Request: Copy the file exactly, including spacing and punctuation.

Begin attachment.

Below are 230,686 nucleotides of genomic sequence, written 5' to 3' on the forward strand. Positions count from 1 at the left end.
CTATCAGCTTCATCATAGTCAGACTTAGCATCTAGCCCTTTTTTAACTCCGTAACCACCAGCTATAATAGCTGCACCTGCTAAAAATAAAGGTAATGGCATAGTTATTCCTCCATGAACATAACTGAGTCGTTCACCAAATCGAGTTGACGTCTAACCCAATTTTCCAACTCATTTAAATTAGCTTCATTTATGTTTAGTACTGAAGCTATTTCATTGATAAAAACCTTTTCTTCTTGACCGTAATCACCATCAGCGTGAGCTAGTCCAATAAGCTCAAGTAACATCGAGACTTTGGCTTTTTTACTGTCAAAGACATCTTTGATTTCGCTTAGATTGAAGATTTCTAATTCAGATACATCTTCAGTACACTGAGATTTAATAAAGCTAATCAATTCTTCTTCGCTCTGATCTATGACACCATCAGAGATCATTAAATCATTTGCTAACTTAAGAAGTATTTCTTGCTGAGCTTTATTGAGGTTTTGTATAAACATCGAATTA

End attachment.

Below are 230,686 nucleotides of genomic sequence, written 5' to 3' on the forward strand. Positions count from 1 at the left end.
CTATCAGCTTCATCATAGTCAGACTTAGCATCTAGCCCTTTTTTAACTCCGTAACCACCAGCTATAATAGCTGCACCTGCTAAAAATAAAGGTAATGGCATAGTTATTCCTCCATGAACATAACTGAGTCGTTCACCAAATCGAGTTGACGTCTAACCCAATTTTCCAACTCATTTAAATTAGCTTCATTTATGTTTAGTACTGAAGCTATTTCATTGATAAAAACCTTTTCTTCTTGACCGTAATCACCATCAGCGTGAGCTAGTCCAATAAGCTCAAGTAACATCGAGACTTTGGCTTTTTTACTGTCAAAGACATCTTTGATTTCGCTTAGATTGAAGATTTCTAATTCAGATACATCTTCAGTACACTGAGATTTAATAAAGCTAATCAATTCTTCTTCGCTCTGATCTATGACACCATCAGAGATCATTAAATCATTTGCTAACTTAAGAAGTATTTCTTGCTGAGCTTTATTGAGGTTTTGTATAAACATCGAATTA